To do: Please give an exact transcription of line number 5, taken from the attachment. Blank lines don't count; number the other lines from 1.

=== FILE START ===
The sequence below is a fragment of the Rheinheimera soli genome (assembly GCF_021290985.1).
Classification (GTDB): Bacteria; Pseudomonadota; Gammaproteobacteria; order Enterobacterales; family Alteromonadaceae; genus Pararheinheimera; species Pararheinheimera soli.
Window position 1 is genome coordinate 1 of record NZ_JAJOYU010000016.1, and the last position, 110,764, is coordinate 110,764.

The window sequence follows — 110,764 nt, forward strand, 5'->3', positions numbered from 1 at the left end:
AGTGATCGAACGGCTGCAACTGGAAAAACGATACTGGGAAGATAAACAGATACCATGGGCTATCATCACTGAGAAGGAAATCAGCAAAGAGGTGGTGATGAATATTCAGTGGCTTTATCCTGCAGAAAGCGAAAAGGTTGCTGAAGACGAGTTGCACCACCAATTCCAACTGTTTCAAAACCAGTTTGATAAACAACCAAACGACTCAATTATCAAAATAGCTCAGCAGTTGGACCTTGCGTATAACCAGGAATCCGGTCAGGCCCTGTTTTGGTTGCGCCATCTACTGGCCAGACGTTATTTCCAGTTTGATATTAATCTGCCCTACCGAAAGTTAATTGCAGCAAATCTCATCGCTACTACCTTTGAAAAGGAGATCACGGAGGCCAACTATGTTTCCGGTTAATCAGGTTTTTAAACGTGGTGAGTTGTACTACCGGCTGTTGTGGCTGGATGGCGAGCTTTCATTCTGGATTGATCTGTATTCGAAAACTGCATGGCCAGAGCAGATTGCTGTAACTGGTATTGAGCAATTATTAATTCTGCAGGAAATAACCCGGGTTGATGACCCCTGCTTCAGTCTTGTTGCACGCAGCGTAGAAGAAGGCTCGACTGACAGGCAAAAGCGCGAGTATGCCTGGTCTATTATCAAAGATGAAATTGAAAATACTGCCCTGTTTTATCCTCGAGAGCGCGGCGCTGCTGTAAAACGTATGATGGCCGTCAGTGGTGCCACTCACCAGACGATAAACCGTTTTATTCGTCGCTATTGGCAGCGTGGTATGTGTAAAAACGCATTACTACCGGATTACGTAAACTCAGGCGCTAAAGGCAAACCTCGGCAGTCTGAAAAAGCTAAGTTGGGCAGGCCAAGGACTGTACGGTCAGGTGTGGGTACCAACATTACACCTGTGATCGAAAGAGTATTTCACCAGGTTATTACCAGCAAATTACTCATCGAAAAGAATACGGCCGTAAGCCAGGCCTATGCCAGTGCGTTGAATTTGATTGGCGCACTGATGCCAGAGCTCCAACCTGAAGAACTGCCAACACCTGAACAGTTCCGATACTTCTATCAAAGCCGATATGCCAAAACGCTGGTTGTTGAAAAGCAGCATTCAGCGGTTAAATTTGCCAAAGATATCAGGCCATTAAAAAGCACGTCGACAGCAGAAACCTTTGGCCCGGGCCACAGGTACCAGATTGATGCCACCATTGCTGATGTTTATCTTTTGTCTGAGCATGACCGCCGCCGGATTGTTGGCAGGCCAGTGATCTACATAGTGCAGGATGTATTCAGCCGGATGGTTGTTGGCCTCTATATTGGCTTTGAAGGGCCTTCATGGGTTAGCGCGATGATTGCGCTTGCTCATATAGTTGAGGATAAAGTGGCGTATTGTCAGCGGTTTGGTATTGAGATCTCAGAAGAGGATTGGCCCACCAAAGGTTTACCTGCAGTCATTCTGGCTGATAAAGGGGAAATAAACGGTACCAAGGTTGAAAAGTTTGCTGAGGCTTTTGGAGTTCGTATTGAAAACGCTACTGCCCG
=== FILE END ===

AGTGATCGAACGGCTGCAACTGGAAAAACGATACTGGGAAGATAAACAGATACCATGGGCTATCATCACTGAGAAGGAAATCAGCAAAGAGGTGGTGATGAATATTCAGTGGCTTTATCCTGCAGAAAGCGAAAAGGTTGCTGAAGACGAGTTGCACCACCAATTCCAACTGTTTCAAAACCAGTTTGATAAACAACCAAACGACTCAATTATCAAAATAGCTCAGCAGTTGGACCTTGCGTATAACCAGGAATCCGGTCAGGCCCTGTTTTGGTTGCGCCATCTACTGGCCAGACGTTATTTCCAGTTTGATATTAATCTGCCCTACCGAAAGTTAATTGCAGCAAATCTCATCGCTACTACCTTTGAAAAGGAGATCACGGAGGCCAACTATGTTTCCGGTTAATCAGGTTTTTAAACGTGGTGAGTTGTACTACCGGCTGTTGTGGCTGGATGGCGAGCTTTCATTCTGGATTGATCTGTATTCGAAAACTGCATGGCCAGAGCAGATTGCTGTAACTGGTATTGAGCAATTATTAATTCTGCAGGAAATAACCCGGGTTGATGACCCCTGCTTCAGTCTTGTTGCACGCAGCGTAGAAGAAGGCTCGACTGACAGGCAAAAGCGCGAGTATGCCTGGTCTATTATCAAAGATGAAATTGAAAATACTGCCCTGTTTTATCCTCGAGAGCGCGGCGCTGCTGTAAAACGTATGATGGCCGTCAGTGGTGCCACTCACCAGACGATAAACCGTTTTATTCGTCGCTATTGGCAGCGTGGTATGTGTAAAAACGCATTACTACCGGATTACGTAAACTCAGGCGCTAAAGGCAAACCTCGGCAGTCTGAAAAAGCTAAGTTGGGCAGGCCAAGGACTGTACGGTCAGGTGTGGGTACCAACATTACACCTGTGATCGAAAGAGTATTTCACCAGGTTATTACCAGCAAATTACTCATCGAAAAGAATACGGCCGTAAGCCAGGCCTATGCCAGTGCGTTGAATTTGATTGGCGCACTGATGCCAGAGCTCCAACCTGAAGAACTGCCAACACCTGAACAGTTCCGATACTTCTATCAAAGCCGATATGCCAAAACGCTGGTTGTTGAAAAGCAGCATTCAGCGGTTAAATTTGCCAAAGATATCAGGCCATTAAAAAGCACGTCGACAGCAGAAACCTTTGGCCCGGGCCACAGGTACCAGATTGATGCCACCATTGCTGATGTTTATCTTTTGTCTGAGCATGACCGCCGCCGGATTGTTGGCAGGCCAGTGATCTACATAGTGCAGGATGTATTCAGCCGGATGGTTGTTGGCCTCTATATTGGCTTTGAAGGGCCTTCATGGGTTAGCGCGATGATTGCGCTTGCTCATATAGTTGAGGATAAAGTGGCGTATTGTCAGCGGTTTGGTATTGAGATCTCAGAAGAGGATTGGCCCACCAAAGGTTTACCTGCAGTCATTCTGGCTGATAAAGGGGAAATAAACGGTACCAAGGTTGAAAAGTTTGCTGAGGCTTTTGGAGTTCGTATTGAAAACGCTACTGCCCG